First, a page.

When nearly 270 gigabytes of US police data were dumped onto the internet several weeks ago (over a million individual files), the incident garnered much attention, along with the name BlueLeaks. The data came from over 200 different police departments and contingent organizations, spanning a time period of 24 years.
Earlier this week, officials seized the computer server hosting the leaked data. The server resided in Falkenstein, Germany, and belonged to the DDoSecrets activist group. It is currently thought that the DDoSecrets group is the most influential leaking organization on the web. Recently, the group published information stolen from the Chilean military.
In relation to the seized server, the founder of DDosSecrets, stated in a Tweet:
The information shared in the BlueLeaks data dump offered insights into police departments’ activities, which are of particular relevance in the wake of George Floyd’s death and the subsequent protests.Twitter users who parsed the BlueLeaks information report that the FBI had collected social media details pertaining to those involved in the Black Lives Matter protests. Click To Tweet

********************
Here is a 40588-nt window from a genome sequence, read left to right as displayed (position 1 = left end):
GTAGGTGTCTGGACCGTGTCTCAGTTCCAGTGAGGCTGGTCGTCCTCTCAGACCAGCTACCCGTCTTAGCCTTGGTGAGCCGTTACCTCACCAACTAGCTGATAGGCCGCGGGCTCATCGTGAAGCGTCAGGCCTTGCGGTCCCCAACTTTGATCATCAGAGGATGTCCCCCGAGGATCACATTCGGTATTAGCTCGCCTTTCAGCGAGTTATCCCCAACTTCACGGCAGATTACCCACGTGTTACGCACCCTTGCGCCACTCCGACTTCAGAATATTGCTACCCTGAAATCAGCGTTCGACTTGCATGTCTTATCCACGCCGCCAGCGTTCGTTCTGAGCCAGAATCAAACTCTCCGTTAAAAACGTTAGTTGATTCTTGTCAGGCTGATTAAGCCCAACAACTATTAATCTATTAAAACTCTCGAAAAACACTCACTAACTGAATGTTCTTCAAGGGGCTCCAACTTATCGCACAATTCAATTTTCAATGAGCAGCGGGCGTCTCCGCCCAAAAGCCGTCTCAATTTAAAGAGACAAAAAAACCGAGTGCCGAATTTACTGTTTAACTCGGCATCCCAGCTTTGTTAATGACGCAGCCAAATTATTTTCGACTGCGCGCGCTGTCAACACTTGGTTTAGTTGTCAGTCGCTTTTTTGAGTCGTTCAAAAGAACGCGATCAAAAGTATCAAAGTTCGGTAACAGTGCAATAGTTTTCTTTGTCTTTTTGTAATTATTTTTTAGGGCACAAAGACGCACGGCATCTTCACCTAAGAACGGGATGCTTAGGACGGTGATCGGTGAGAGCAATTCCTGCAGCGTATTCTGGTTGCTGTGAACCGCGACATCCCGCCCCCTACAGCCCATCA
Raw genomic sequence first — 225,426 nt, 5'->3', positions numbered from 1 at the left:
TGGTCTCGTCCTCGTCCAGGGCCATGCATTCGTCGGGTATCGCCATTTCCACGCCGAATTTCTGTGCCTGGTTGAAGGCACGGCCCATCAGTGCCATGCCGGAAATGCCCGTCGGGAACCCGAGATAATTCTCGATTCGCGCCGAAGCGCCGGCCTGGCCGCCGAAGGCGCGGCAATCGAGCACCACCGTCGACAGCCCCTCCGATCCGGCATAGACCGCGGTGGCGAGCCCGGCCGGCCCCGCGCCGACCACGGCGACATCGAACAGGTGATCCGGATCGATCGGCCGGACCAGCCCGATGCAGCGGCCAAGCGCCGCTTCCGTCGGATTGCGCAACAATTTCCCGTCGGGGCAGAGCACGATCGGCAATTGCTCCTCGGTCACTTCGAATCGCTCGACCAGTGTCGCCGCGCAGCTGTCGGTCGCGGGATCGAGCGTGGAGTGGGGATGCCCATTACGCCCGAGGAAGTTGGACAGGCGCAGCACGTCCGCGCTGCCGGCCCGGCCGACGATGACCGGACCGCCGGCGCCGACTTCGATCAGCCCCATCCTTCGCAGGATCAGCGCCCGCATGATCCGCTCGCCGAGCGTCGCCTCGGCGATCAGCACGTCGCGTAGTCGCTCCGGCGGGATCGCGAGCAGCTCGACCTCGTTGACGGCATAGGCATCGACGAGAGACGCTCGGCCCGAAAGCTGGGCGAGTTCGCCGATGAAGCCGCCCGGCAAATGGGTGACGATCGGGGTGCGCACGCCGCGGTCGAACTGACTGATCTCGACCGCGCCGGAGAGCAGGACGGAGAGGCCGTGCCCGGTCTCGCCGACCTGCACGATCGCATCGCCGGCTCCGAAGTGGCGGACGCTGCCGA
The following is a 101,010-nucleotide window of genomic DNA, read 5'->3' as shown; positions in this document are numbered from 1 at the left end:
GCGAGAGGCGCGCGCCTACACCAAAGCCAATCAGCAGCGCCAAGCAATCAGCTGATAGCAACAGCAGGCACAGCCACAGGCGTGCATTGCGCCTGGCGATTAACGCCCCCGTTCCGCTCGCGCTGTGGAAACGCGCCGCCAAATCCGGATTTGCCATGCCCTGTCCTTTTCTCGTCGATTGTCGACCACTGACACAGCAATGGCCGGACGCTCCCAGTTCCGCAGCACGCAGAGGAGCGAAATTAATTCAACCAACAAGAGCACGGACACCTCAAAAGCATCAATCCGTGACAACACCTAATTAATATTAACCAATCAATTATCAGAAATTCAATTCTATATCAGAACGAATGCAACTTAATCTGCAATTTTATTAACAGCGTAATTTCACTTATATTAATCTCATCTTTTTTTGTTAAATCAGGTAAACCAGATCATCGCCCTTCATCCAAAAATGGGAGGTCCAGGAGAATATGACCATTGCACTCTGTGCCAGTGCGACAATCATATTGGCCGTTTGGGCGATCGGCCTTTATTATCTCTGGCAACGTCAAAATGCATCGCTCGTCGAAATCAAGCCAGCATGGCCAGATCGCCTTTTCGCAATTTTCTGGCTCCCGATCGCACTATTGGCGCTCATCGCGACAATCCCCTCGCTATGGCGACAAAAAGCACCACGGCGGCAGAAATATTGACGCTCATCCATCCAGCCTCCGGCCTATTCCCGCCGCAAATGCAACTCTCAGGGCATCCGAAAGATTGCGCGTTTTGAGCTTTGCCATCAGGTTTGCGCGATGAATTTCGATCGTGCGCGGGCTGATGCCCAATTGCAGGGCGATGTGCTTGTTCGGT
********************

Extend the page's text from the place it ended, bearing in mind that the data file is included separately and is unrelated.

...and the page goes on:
The BlueLeaks files were originally pulled from a third-party vendor to the US federal government, in Houston, Texas. How can organizations ensure that they don’t fall victim to the type of data breaches that led to BlueLeaks? Pursue a Zero Trust strategy. A complex digital ecosystem means that Zero Trust is a must.
For more on Zero Trust, click here.